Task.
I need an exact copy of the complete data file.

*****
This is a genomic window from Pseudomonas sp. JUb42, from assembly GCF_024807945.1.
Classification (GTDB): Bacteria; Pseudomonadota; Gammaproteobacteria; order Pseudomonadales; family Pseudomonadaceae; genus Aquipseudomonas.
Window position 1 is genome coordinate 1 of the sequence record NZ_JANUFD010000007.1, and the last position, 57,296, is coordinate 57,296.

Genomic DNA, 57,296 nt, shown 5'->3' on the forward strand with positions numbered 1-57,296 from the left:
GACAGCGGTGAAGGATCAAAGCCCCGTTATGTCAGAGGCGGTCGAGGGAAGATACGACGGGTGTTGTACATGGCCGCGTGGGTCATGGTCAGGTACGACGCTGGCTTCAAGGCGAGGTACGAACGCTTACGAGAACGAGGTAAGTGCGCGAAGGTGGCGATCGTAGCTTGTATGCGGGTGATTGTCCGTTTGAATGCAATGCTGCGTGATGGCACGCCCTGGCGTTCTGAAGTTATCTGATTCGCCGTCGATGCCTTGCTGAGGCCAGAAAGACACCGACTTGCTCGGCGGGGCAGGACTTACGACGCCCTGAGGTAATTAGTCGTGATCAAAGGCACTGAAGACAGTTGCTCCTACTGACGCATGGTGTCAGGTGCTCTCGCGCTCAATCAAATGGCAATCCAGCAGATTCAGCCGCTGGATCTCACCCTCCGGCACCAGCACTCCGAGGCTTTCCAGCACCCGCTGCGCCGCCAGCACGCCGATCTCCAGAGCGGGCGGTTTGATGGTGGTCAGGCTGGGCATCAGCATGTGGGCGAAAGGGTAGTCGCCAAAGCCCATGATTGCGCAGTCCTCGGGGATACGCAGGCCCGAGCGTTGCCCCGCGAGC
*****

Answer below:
This is a genomic window from Pseudomonas sp. JUb42, from assembly GCF_024807945.1.
Classification (GTDB): Bacteria; Pseudomonadota; Gammaproteobacteria; order Pseudomonadales; family Pseudomonadaceae; genus Aquipseudomonas.
Window position 1 is genome coordinate 1 of the sequence record NZ_JANUFD010000007.1, and the last position, 57,296, is coordinate 57,296.

Genomic DNA, 57,296 nt, shown 5'->3' on the forward strand with positions numbered 1-57,296 from the left:
GACAGCGGTGAAGGATCAAAGCCCCGTTATGTCAGAGGCGGTCGAGGGAAGATACGACGGGTGTTGTACATGGCCGCGTGGGTCATGGTCAGGTACGACGCTGGCTTCAAGGCGAGGTACGAACGCTTACGAGAACGAGGTAAGTGCGCGAAGGTGGCGATCGTAGCTTGTATGCGGGTGATTGTCCGTTTGAATGCAATGCTGCGTGATGGCACGCCCTGGCGTTCTGAAGTTATCTGATTCGCCGTCGATGCCTTGCTGAGGCCAGAAAGACACCGACTTGCTCGGCGGGGCAGGACTTACGACGCCCTGAGGTAATTAGTCGTGATCAAAGGCACTGAAGACAGTTGCTCCTACTGACGCATGGTGTCAGGTGCTCTCGCGCTCAATCAAATGGCAATCCAGCAGATTCAGCCGCTGGATCTCACCCTCCGGCACCAGCACTCCGAGGCTTTCCAGCACCCGCTGCGCCGCCAGCACGCCGATCTCCAGAGCGGGCGGTTTGATGGTGGTCAGGCTGGGCATCAGCATGTGGGCGAAAGGGTAGTCGCCAAAGCCCATGATTGCGCAGTCCTCGGGGATACGCAGGCCCGAGCGTTGCCCCGCGAGC